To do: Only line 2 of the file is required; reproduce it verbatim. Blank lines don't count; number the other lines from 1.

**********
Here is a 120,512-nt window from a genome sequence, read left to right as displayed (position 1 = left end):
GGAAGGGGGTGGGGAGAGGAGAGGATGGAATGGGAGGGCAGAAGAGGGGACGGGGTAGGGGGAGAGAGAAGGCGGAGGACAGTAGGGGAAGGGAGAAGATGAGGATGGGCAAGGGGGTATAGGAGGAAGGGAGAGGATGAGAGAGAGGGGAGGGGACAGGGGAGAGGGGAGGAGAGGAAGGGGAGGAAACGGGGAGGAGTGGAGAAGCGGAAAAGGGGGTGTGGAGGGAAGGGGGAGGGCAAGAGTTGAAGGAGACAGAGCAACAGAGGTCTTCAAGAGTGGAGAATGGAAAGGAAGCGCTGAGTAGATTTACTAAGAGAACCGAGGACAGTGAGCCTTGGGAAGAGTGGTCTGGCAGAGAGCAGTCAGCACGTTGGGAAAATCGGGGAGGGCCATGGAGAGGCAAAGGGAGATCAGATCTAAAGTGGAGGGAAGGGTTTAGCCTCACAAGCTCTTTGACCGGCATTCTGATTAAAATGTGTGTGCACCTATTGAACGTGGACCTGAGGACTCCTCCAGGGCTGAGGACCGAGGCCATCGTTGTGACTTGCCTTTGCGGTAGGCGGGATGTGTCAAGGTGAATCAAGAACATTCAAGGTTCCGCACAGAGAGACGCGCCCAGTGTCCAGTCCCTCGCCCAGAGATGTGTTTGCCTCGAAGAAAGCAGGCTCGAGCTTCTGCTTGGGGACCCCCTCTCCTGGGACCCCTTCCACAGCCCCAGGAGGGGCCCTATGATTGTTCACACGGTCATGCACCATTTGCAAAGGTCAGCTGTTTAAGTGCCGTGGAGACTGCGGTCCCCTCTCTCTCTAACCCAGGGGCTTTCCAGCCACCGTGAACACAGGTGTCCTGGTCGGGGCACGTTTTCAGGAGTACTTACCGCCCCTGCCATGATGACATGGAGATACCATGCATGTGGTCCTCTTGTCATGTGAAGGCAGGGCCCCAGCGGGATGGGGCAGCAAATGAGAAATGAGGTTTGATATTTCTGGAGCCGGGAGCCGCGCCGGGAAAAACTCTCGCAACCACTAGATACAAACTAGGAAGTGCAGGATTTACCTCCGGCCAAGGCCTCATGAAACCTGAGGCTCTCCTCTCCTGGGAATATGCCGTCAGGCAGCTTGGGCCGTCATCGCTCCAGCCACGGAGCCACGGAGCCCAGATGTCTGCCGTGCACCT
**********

GGAAGGGGGTGGGGAGAGGAGAGGATGGAATGGGAGGGCAGAAGAGGGGACGGGGTAGGGGGAGAGAGAAGGCGGAGGACAGTAGGGGAAGGGAGAAGATGAGGATGGGCAAGGGGGTATAGGAGGAAGGGAGAGGATGAGAGAGAGGGGAGGGGACAGGGGAGAGGGGAGGAGAGGAAGGGGAGGAAACGGGGAGGAGTGGAGAAGCGGAAAAGGGGGTGTGGAGGGAAGGGGGAGGGCAAGAGTTGAAGGAGACAGAGCAACAGAGGTCTTCAAGAGTGGAGAATGGAAAGGAAGCGCTGAGTAGATTTACTAAGAGAACCGAGGACAGTGAGCCTTGGGAAGAGTGGTCTGGCAGAGAGCAGTCAGCACGTTGGGAAAATCGGGGAGGGCCATGGAGAGGCAAAGGGAGATCAGATCTAAAGTGGAGGGAAGGGTTTAGCCTCACAAGCTCTTTGACCGGCATTCTGATTAAAATGTGTGTGCACCTATTGAACGTGGACCTGAGGACTCCTCCAGGGCTGAGGACCGAGGCCATCGTTGTGACTTGCCTTTGCGGTAGGCGGGATGTGTCAAGGTGAATCAAGAACATTCAAGGTTCCGCACAGAGAGACGCGCCCAGTGTCCAGTCCCTCGCCCAGAGATGTGTTTGCCTCGAAGAAAGCAGGCTCGAGCTTCTGCTTGGGGACCCCCTCTCCTGGGACCCCTTCCACAGCCCCAGGAGGGGCCCTATGATTGTTCACACGGTCATGCACCATTTGCAAAGGTCAGCTGTTTAAGTGCCGTGGAGACTGCGGTCCCCTCTCTCTCTAACCCAGGGGCTTTCCAGCCACCGTGAACACAGGTGTCCTGGTCGGGGCACGTTTTCAGGAGTACTTACCGCCCCTGCCATGATGACATGGAGATACCATGCATGTGGTCCTCTTGTCATGTGAAGGCAGGGCCCCAGCGGGATGGGGCAGCAAATGAGAAATGAGGTTTGATATTTCTGGAGCCGGGAGCCGCGCCGGGAAAAACTCTCGCAACCACTAGATACAAACTAGGAAGTGCAGGATTTACCTCCGGCCAAGGCCTCATGAAACCTGAGGCTCTCCTCTCCTGGGAATATGCCGTCAGGCAGCTTGGGCCGTCATCGCTCCAGCCACGGAGCCACGGAGCCCAGATGTCTGCCGTGCACCT